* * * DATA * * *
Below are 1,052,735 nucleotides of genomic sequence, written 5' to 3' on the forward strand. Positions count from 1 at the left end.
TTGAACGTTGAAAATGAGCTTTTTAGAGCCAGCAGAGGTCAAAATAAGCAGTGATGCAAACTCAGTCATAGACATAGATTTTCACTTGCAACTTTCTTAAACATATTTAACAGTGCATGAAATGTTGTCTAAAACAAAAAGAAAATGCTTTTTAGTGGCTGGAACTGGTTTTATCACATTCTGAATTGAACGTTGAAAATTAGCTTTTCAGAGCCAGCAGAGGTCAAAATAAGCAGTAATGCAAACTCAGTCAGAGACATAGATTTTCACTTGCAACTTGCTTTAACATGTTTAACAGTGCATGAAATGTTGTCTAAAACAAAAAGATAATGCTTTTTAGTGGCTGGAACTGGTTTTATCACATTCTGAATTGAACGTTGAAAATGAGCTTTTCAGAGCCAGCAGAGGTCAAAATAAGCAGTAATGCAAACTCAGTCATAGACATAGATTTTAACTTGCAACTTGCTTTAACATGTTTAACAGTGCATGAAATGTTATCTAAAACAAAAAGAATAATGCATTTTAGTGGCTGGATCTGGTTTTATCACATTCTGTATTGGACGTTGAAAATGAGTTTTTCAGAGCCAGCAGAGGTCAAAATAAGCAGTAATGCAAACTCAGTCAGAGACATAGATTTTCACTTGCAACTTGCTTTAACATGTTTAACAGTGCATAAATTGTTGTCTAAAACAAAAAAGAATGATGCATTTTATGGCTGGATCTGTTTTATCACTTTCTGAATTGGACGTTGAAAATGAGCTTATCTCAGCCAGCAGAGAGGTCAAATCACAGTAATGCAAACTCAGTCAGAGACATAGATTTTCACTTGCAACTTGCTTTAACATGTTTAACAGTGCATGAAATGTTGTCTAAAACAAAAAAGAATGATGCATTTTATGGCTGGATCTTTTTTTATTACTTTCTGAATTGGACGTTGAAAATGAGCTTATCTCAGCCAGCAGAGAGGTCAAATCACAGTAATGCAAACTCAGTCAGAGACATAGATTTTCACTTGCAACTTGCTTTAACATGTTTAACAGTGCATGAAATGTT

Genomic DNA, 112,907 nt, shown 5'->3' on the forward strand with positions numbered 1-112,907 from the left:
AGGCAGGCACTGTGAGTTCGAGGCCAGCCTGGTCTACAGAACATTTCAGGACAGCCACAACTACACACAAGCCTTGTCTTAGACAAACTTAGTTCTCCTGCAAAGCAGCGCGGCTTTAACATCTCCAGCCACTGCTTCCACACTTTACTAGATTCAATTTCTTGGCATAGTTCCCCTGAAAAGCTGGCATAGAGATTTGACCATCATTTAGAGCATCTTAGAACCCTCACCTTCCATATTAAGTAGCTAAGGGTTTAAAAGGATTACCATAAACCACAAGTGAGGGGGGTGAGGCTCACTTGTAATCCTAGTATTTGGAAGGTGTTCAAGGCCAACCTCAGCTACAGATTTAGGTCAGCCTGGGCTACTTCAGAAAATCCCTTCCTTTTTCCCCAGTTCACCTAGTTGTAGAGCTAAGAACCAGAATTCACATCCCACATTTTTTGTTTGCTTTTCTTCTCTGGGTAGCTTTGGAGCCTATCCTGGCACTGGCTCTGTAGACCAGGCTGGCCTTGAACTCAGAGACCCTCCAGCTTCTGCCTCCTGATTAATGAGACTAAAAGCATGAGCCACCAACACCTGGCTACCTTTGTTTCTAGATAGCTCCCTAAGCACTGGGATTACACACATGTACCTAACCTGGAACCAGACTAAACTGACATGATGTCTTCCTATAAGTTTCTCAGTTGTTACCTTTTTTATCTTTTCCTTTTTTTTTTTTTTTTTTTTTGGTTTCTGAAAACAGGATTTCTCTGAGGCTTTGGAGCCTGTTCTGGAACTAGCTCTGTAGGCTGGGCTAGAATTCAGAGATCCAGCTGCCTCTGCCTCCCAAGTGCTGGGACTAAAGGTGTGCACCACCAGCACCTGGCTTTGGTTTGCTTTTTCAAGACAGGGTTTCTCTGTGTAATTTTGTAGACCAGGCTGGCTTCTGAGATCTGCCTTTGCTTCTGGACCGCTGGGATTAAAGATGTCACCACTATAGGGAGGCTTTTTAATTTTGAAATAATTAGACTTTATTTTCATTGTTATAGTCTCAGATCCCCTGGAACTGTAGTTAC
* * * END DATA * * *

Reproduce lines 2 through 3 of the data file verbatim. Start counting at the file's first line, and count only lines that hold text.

TTGAACGTTGAAAATGAGCTTTTTAGAGCCAGCAGAGGTCAAAATAAGCAGTGATGCAAACTCAGTCATAGACATAGATTTTCACTTGCAACTTTCTTAAACATATTTAACAGTGCATGAAATGTTGTCTAAAACAAAAAGAAAATGCTTTTTAGTGGCTGGAACTGGTTTTATCACATTCTGAATTGAACGTTGAAAATTAGCTTTTCAGAGCCAGCAGAGGTCAAAATAAGCAGTAATGCAAACTCAGTCAGAGACATAGATTTTCACTTGCAACTTGCTTTAACATGTTTAACAGTGCATGAAATGTTGTCTAAAACAAAAAGATAATGCTTTTTAGTGGCTGGAACTGGTTTTATCACATTCTGAATTGAACGTTGAAAATGAGCTTTTCAGAGCCAGCAGAGGTCAAAATAAGCAGTAATGCAAACTCAGTCATAGACATAGATTTTAACTTGCAACTTGCTTTAACATGTTTAACAGTGCATGAAATGTTATCTAAAACAAAAAGAATAATGCATTTTAGTGGCTGGATCTGGTTTTATCACATTCTGTATTGGACGTTGAAAATGAGTTTTTCAGAGCCAGCAGAGGTCAAAATAAGCAGTAATGCAAACTCAGTCAGAGACATAGATTTTCACTTGCAACTTGCTTTAACATGTTTAACAGTGCATAAATTGTTGTCTAAAACAAAAAAGAATGATGCATTTTATGGCTGGATCTGTTTTATCACTTTCTGAATTGGACGTTGAAAATGAGCTTATCTCAGCCAGCAGAGAGGTCAAATCACAGTAATGCAAACTCAGTCAGAGACATAGATTTTCACTTGCAACTTGCTTTAACATGTTTAACAGTGCATGAAATGTTGTCTAAAACAAAAAAGAATGATGCATTTTATGGCTGGATCTTTTTTTATTACTTTCTGAATTGGACGTTGAAAATGAGCTTATCTCAGCCAGCAGAGAGGTCAAATCACAGTAATGCAAACTCAGTCAGAGACATAGATTTTCACTTGCAACTTGCTTTAACATGTTTAACAGTGCATGAAATGTT

Genomic DNA, 112,907 nt, shown 5'->3' on the forward strand with positions numbered 1-112,907 from the left: